BACKGROUND: The development of SS camouflage items was initiated by Reichsführer-SS Heinrich Himmler in 1935 when he tasked the Reichsführung-SS, (National Leadership of the SS), to begin research of new camouflage patterns and garments for use by the fledgling SS-VT, SS-Verfugüngstruppe, (SS-Special Purpose Troops). In late 1936 and early 1937 the first SS camouflage garments were issued to personnel of the SS-VT Standarte Deutschland for field testing and evaluation. The first items evaluated were the Quarter shelters/ponchos, followed by steel helmet covers, face masks and smocks. As the war continued various other clothing items were produced in the assorted camouflage patterns. Originally the camouflage patterns were all produced in the time consuming manual screen printing until the development of the machine roller printing in 1940. By the end of the war no fewer then ten assorted camouflage patterns had been developed and used by the SS including the, Oak-leaf "B" camouflage pattern as developed in 1943, and based on the Oak- leaf "A" camouflage pattern. The Oak-leaf "B" pattern was reworked and utilized through to 1945. The very earliest, first pattern camouflage helmet covers had the securing rocker clips handstitched in place until modifications in 1937 when the hand stitching was replaced with the more practical and less time consuming rivet attachment. After the introduction of the rocker clip rivet attachment the camouflage helmet covers remained unmodified until regulations of mid-1942 when foliage loops were added to the covers. The camouflage helmet covers were issued in three sizes with size "3" indicating large, size "2" indicating medium and size "1" indicating small. Of Note: The helmet shells were issued in six sizes with sizes 60 and 62, being small, sizes 64 and 66 being medium and sizes 68 and 70 being large.
PHYSICAL DESCRIPTION: Second pattern, (Circa 1942-1945),three panel, water resistant, cotton duck construction, helmet cover with the machine roller printed, reversible, spring/autumn, Oak-Leaf "B", repeating splotch camouflage pattern, riveted on rocker clips and foliage loops. The helmet cover is reversible with a repeating splotch pattern and has distinctly different colorations to the summer and autumn sides, with the summer side being in shades of browns, tans and greens and the autumn side in shades of browns and orange/tan. The cover consists of three, machine sewn, panels with a vertical panel to each side and a large, central, rectangular panel, designed to fit the contours of the helmet. The bottom edge of cover has three tooled and crimped steel, securing rocker clips with a dome headed, retaining rivet to each. The rocker clips are situated with one to each side panel and one to the reverse center. Each of the rocker clips are also attached to a vertical, tunnel looped, steel spring. The bottom edges of the springs are riveted to the rocker clips while the top edges of the springs are stitched directly to the cover. The vertical, tunnel looped, springs provided the necessary tension to secure the cover to the helmet and all three are still quite taunt. The forward edge of the cover has a dual-ply, overlapping lip, with rows of reinforcement stitching to the forward edge designed to fit snugly over the helmets forward visor. The cover also has three sets of dual, horizontal, foliage loops to both the summer and autumn camouflage sides, with one set to each side panel and the other set near the front of the central panel. Each of the foliage loops has a central stitched seam resulting in total of twelve individual loops to attach foliage to each camouflage side. Looks to be a size small 1 as we have it photographed on an M40 shell size Q62 helmet.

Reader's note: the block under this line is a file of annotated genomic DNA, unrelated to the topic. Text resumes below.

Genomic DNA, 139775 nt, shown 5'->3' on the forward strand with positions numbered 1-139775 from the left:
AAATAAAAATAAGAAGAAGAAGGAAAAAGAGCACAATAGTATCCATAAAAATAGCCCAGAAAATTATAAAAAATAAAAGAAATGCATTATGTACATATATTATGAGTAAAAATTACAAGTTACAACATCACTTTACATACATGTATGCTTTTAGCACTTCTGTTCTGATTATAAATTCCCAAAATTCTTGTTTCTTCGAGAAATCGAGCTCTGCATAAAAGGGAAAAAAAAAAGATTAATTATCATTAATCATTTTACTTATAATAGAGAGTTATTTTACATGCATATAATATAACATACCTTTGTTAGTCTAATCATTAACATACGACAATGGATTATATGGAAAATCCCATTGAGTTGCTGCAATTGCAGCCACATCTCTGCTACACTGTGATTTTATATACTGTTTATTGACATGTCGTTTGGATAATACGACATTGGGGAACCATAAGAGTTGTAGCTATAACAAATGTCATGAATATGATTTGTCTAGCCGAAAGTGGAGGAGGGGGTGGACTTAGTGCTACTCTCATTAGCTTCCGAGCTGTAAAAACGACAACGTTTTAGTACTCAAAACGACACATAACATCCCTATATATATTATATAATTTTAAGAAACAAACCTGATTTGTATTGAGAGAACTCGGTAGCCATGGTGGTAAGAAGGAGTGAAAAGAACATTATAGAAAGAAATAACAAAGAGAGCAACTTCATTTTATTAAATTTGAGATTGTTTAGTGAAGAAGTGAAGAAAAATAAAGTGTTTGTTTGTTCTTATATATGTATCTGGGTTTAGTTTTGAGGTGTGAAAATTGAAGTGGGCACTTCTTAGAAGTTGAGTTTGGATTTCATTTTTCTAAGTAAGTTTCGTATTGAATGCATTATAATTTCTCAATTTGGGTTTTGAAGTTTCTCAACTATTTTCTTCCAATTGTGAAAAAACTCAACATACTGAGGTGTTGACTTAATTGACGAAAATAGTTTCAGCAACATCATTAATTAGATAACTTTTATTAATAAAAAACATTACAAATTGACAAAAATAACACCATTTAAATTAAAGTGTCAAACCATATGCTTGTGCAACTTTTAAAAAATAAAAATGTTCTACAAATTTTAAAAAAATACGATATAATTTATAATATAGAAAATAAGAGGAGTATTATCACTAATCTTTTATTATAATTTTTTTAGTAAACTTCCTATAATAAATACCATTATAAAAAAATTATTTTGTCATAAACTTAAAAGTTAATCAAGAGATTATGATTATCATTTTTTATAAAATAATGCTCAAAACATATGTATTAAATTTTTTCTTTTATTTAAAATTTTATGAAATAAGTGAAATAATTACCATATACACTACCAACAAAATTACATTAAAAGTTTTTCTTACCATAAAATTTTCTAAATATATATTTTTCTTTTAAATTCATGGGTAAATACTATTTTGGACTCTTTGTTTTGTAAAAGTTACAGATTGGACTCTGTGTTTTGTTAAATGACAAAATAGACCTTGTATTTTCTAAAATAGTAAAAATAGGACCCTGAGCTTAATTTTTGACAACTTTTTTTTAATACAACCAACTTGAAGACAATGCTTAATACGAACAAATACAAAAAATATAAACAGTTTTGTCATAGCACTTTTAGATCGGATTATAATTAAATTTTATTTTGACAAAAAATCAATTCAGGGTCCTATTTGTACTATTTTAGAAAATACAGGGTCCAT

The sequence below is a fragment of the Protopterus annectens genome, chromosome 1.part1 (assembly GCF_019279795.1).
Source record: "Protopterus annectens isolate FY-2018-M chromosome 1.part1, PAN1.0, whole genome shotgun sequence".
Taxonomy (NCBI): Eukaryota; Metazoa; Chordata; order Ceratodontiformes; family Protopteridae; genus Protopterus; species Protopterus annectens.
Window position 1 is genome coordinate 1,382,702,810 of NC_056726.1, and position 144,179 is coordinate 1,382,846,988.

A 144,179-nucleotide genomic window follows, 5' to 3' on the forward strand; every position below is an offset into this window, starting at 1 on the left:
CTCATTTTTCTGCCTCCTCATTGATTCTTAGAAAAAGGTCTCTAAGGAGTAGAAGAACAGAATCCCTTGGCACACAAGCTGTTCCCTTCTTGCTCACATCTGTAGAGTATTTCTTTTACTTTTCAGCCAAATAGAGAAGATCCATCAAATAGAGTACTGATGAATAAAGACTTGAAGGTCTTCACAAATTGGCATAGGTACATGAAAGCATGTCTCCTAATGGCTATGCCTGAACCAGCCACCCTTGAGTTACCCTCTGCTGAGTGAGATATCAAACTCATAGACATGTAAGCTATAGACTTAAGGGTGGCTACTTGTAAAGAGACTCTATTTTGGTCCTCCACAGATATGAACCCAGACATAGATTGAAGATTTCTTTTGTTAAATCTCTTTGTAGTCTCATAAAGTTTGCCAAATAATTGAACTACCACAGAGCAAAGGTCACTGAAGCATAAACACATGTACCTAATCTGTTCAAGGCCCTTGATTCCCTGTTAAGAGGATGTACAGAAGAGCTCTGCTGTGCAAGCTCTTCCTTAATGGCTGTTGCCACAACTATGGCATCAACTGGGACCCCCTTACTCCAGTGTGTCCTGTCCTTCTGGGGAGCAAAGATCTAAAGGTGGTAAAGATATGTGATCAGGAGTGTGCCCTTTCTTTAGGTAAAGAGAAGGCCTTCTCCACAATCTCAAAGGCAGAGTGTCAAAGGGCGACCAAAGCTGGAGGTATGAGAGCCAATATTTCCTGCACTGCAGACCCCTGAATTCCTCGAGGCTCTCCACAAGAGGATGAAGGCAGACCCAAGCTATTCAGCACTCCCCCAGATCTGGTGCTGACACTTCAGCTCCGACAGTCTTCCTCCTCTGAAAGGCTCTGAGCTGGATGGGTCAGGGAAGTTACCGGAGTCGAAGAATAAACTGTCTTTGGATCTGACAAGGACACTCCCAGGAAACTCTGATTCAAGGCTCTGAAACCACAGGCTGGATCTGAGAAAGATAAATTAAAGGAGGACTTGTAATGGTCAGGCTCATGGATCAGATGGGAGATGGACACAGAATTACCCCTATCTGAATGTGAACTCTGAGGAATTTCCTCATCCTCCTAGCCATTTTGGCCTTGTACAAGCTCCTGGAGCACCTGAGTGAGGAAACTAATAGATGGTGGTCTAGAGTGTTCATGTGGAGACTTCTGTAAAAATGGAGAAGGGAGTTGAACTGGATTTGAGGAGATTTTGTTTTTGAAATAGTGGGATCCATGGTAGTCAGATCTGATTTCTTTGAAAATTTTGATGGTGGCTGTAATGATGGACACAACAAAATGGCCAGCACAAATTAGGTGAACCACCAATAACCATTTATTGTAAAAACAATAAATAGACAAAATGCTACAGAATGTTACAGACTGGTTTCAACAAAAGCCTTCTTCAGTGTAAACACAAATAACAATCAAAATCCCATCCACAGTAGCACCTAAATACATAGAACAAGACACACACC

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GERMAN HELMET FACTORY PRODUCTION CODES
(Every original German helmet produced from 1935 to 45 had two factory stampings punched into the side and rear or both in the rear. The alpha numeric number refers to the factory location and the inside metric circumference in centimeters. The rear lot number refers to the production run and was used as a quality control measure. The font styles used at each factory were slightly different but highly consistent throughout the war and so fakes or reproductions will either not have these numbers at all or they will use the wrong font style or letter spacing and so are easily identified as post war made
(FS or EF)-Emaillierwerke AG, Fulda, Germany
(ET or ckl)-Eisenhuttenwerke, Thale, Germany
(Q)-Quist, Esslingen, Germany
(NS)-Vereinigte Deutsche Nikelwerke, Schwerte, Germany
(SE or hkp)-Sachsische Emaillier u. Stanzwerke, Lauter, Germany